|Double trunk Japanese maple|
The beauty of autumn lies in the trees, with their leaves changing to brilliant colors of yellow, gold, or shades of red before the tree pushes the leaves off. Designed as a survival mechanism for the tree as it shuts down and slips into dormancy for the winter, the falling leaves become a free source of organic matter and mulch.
What is Leaf Mold
Leaf mold is decomposed leaves. Worked into the soil when preparing the garden for planting, leaf mold acts as a natural and free (can't forget free!) fertilizer. Leaf mold is also a suitable mulch. Spread the decaying leaves 1 to 2 inches deep around flowers and vegetables and 3 to 4 inches deep around shrubs and trees.
Only leaves are used to create leaf mold, making this a simple healthy additive for plants. There is no smell nor swarming of gnats as might be seen with augmented compost bins. The leaves do no need to be turned. You can create leaf mold on the ground with no need for a special container, though contained in a wire bin will help speed the decomposing process.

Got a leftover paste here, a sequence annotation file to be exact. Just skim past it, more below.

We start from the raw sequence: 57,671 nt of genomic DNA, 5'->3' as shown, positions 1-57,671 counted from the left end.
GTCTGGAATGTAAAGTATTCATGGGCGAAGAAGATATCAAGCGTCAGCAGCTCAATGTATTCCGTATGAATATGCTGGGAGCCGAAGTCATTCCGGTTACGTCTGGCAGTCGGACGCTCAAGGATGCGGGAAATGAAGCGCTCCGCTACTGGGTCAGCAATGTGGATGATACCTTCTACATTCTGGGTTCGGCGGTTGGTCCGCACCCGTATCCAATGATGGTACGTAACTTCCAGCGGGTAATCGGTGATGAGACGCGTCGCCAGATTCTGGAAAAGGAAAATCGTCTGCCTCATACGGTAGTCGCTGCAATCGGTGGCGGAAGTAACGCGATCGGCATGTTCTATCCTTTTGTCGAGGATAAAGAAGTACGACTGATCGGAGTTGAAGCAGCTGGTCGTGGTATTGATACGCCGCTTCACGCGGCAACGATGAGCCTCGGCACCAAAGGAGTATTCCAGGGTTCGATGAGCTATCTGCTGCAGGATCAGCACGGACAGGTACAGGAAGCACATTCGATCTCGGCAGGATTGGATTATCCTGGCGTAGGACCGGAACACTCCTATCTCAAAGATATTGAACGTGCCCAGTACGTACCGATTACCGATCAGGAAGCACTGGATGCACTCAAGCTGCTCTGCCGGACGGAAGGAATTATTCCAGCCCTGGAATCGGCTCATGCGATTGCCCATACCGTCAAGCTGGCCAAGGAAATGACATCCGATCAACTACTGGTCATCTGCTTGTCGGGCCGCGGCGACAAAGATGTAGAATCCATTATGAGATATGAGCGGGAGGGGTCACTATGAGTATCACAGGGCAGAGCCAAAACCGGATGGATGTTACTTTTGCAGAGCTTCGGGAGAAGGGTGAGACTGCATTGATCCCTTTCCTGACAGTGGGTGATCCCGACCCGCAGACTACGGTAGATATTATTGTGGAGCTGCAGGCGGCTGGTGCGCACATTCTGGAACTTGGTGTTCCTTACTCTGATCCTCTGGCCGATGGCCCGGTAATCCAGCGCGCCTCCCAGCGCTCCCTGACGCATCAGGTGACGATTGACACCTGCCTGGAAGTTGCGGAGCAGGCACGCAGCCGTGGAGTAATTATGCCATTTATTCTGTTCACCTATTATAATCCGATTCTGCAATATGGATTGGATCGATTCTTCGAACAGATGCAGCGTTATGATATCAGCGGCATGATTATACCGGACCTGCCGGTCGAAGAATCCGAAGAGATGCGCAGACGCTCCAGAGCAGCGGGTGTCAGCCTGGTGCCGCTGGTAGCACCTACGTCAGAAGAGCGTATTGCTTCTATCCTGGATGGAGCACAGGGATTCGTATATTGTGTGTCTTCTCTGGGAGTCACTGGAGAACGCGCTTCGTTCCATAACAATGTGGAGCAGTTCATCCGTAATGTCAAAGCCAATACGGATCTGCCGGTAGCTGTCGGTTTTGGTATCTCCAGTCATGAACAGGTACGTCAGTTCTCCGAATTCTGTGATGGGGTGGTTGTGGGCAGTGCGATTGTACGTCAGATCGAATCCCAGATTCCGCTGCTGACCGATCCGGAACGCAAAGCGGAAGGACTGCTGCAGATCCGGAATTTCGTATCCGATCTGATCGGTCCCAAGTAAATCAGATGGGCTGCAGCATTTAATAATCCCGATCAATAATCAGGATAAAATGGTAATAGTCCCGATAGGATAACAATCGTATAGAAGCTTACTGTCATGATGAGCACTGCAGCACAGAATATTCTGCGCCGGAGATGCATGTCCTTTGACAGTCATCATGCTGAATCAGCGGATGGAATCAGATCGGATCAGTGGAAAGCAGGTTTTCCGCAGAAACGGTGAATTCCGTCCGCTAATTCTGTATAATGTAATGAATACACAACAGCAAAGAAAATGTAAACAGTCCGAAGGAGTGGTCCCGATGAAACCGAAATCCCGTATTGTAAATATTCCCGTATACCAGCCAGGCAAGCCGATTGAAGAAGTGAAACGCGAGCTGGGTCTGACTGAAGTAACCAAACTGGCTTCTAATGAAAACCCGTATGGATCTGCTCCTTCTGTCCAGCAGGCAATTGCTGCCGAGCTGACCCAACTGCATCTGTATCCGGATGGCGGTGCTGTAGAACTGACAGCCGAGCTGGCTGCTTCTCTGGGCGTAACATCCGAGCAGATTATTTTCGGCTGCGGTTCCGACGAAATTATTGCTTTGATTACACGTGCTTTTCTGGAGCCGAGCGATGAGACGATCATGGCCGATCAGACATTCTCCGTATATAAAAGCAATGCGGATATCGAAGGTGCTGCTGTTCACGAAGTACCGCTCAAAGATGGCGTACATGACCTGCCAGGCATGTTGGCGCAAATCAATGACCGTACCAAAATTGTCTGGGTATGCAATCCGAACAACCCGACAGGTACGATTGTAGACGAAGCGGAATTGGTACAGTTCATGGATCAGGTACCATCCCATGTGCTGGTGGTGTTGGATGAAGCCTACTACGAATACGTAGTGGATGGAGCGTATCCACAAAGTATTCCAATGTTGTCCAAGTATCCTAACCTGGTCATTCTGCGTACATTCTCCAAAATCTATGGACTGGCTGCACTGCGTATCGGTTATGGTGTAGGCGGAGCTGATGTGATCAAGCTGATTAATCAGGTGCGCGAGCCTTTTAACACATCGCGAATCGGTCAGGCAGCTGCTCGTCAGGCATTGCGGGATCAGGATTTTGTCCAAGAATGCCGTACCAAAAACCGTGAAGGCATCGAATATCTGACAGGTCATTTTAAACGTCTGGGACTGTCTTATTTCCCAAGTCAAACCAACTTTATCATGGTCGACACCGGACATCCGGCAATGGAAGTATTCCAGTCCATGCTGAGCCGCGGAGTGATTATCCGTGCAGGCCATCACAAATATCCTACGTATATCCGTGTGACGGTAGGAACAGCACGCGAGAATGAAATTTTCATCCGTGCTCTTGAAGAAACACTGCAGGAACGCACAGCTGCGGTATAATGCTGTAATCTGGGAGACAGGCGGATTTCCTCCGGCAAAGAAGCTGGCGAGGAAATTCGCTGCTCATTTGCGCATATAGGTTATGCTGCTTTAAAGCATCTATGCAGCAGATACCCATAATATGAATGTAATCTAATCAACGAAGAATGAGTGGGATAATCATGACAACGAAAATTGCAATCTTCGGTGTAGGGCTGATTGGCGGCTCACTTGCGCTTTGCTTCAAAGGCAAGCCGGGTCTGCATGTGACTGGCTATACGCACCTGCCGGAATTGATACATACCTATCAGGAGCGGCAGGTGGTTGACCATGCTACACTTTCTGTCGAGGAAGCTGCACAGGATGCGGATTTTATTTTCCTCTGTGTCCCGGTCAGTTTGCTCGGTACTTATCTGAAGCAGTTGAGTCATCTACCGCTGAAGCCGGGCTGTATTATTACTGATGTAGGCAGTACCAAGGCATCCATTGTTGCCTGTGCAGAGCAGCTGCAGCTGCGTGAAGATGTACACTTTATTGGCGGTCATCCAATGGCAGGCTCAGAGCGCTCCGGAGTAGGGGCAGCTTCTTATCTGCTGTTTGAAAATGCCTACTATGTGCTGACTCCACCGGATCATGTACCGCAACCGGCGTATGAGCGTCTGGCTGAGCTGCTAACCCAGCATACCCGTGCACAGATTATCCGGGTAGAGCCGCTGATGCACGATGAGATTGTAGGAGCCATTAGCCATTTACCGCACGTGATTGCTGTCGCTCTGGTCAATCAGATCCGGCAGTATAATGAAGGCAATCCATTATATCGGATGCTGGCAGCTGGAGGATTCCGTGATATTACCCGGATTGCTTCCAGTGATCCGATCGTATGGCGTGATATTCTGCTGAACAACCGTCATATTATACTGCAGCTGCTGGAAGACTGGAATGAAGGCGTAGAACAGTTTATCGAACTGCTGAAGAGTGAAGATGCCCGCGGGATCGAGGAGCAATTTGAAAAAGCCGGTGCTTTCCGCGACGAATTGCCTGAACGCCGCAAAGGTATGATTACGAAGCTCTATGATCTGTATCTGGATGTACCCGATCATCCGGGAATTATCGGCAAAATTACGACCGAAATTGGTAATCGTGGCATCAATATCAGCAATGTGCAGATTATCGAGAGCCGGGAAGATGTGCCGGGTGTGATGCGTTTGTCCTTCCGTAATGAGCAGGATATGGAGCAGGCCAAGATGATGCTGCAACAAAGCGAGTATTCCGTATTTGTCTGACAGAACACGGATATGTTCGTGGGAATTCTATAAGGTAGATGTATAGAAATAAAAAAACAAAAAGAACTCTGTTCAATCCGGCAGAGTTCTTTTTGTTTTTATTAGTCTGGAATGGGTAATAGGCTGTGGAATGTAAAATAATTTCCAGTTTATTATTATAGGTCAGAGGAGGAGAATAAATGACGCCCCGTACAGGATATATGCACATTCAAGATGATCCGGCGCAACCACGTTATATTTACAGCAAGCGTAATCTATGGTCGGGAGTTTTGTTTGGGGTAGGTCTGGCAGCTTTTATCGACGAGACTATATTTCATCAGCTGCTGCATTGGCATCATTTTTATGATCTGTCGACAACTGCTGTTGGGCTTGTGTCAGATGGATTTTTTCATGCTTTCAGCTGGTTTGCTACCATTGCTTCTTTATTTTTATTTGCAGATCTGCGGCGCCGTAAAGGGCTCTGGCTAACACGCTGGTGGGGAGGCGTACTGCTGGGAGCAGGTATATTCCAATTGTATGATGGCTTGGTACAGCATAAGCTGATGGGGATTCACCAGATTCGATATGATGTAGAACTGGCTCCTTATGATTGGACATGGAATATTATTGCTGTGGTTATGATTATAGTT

It takes about a year for the leaves to decompose. However, leaves collected in the fall are suitable for tilling into the garden soil the following spring even if they have not fully decomposed. They will continue to decompose in the soil. The space needed to create enough leaf mold for a vegetable garden could be unsightly.
Make a Leaf Mold Recycle Bin
For a very easy-to-create bin or cage, use chicken wire. You can control the diameter of the bin by how wide you make the circle. Unroll the chicken wire and use wire cutters to snip off a section about 6 feet long. Pull the short ends together to create a ring and bend the wire (pliers may be needed) to hold the ring. Place the ring on the ground where it will remain for the collected leaves. It is important to set the bin or piled leaves directly on the ground for drainage and to allow earthworms easy access.
Build a sturdier bin, if desired, using 2 by 2 inch posts. Cut the posts’ tips on a 45-degree angle to create a point. Pound the stakes into the ground about 18 inches. Wrap chicken wire around the posts to create a bin and then staple or screw the wire to the posts.
You can fill the bin to the top. If you have many leaves and a large garden to “feed,” place several together, preferably near the garden for easy distribution. The leaves receive rainwater or snow to help keep them wet, which encourages a fungal breakdown. If rain or snow is lacking, sprinkle the leaves with water to keep them moist. Cover the bin with plastic if necessary to prevent wind from drying the leaves.